Tuesday, April 23, 2013

Tackle It Tuesday: Alongside, Awareness, Action

I read this interesting article in a feed from MyAutismTeam.com and it brought up an good topic. The article is titled "What Typically Developing Children Learn Alongside Their Differently Abled Peers" and reminds us that programs like full-inclusion in classrooms and elsewhere in society can result in more typically abled people learning from those with special needs.

To me, this can bring anything from awareness to a desire to become more involved and help others. Also importantly, it begins a change in perception for next generations to be more open to the idea that there is more than one way or pace to live a life. And yes, I've seen it around me. My family's become more aware of what it means to be autistic. People in our community see James on a regular basis and start to see past the stims to his personality. Two of our respite care givers have learned more about special needs and run with it, helping James practice his letter writing, reading, and math.

At the CATS Party; he won a tool set!
There are ordinary people whose lives were touched by special needs and turned what they learned into programs to help others. Lorna Catford's daughter was born with many special needs. What she learned by trusting her observations turned into parental advocacy and a wonderful institution called the CATS (Collaborative Autism training & Support) Program. This program not only helps and support families of kids on the autism spectrum, it also helps train students to work with our kids and prepare them for a variety of new opportunities related to special needs. We've participated in this program 3 times; the support, information, and warmth it provides is truly a gift.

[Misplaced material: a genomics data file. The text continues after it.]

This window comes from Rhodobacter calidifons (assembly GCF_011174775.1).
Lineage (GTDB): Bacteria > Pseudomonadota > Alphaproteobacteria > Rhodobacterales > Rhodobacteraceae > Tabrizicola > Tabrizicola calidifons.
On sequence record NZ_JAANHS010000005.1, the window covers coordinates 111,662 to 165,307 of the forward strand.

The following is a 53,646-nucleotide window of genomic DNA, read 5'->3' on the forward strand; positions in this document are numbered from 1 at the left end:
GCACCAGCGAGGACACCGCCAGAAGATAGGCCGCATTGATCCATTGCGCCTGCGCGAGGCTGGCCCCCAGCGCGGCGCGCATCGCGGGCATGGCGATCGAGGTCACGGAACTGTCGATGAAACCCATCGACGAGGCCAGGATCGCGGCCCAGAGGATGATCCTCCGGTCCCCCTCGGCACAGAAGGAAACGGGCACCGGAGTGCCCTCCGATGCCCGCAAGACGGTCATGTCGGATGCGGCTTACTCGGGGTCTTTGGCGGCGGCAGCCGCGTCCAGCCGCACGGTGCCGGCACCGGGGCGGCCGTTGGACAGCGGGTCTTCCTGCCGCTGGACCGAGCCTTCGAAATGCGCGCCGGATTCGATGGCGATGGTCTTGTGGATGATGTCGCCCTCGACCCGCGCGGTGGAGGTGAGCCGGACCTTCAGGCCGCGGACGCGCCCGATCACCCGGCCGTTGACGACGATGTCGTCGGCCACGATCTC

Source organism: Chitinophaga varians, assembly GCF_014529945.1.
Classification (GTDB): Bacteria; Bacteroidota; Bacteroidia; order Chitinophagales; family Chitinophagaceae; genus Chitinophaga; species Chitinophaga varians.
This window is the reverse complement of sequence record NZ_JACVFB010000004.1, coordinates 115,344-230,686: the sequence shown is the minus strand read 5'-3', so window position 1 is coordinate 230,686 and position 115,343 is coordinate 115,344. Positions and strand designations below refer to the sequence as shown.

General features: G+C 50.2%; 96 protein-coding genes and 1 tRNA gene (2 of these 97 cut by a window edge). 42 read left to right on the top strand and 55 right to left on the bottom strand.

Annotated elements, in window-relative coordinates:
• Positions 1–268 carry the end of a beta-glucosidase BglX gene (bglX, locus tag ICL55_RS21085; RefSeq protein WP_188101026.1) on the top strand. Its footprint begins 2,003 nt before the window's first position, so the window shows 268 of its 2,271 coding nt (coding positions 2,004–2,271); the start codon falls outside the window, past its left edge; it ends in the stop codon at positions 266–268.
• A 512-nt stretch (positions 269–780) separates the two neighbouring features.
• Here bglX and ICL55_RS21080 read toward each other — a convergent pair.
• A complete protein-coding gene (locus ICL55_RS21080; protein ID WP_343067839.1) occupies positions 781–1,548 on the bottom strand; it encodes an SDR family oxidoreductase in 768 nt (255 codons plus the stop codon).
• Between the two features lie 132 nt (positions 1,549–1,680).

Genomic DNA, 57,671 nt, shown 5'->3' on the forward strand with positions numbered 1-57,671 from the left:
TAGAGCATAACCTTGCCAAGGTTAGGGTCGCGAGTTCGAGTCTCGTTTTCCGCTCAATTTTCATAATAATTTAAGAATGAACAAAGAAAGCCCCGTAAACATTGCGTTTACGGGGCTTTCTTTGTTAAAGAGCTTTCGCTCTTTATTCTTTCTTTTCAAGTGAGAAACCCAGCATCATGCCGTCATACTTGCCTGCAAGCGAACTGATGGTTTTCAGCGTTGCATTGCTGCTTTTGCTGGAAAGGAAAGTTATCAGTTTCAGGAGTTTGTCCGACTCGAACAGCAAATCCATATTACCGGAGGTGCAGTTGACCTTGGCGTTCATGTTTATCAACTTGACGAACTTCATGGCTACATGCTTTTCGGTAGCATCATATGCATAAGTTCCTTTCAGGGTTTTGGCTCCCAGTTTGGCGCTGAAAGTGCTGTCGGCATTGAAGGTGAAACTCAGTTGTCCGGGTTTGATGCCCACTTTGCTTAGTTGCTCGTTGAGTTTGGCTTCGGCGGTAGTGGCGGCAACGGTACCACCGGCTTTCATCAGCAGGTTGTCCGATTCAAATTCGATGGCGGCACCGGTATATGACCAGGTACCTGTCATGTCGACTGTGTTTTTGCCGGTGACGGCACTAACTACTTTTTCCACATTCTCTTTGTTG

George Lawson saw a baseball program for special needs kids and was so inspired by what he saw that he started a program of his own here in Sonoma County, the Wonder League of Healdsburg. We appreciate it, because I don't know that James would enjoy that Challenger games as much as the Wonder League, let alone a regular Little League team. This will be our 3rd year of hitting baseballs, practicing our throwing, and running bases. James' big sister is an enthusiastic participant. Our guy adores his baseball shirt and cap. George told me of one game where a wheelchair-bound player was celebrating a solid base hit with a thumbs-up, and our son ran to him and gave him a high five. That's a greatest game moment right there.

Just this year we changed class rooms for James. He went from one where he was included, yet not connected to one that had students who swooped him up in class activities and saw him as part of their whole the first week he was there. As a parent, the feedback I got went from "problems and issues" to "doing good and these things need work." Might sound slight, but it's a huge change for the better in our lives.  To me, it's the best about the possibilities of full inclusion in a class that's a mutual good fit.

 So how will our world change, with children being exposed to differently abled peers, and learning alongside us about autism? I hope it's for the better, with less us/them attitudes and more of a we concept. I hope it results in more open minds, sparks of curiosity, and ability to work, live, and love together.

I know this is a rather abstract Tackle project, but I'm driven to advocate for acceptance and programs that will help my guy every day. Especially when I see his beautiful happy smile, and feel his joy at being in the world.

Tackle It Tuesday Meme

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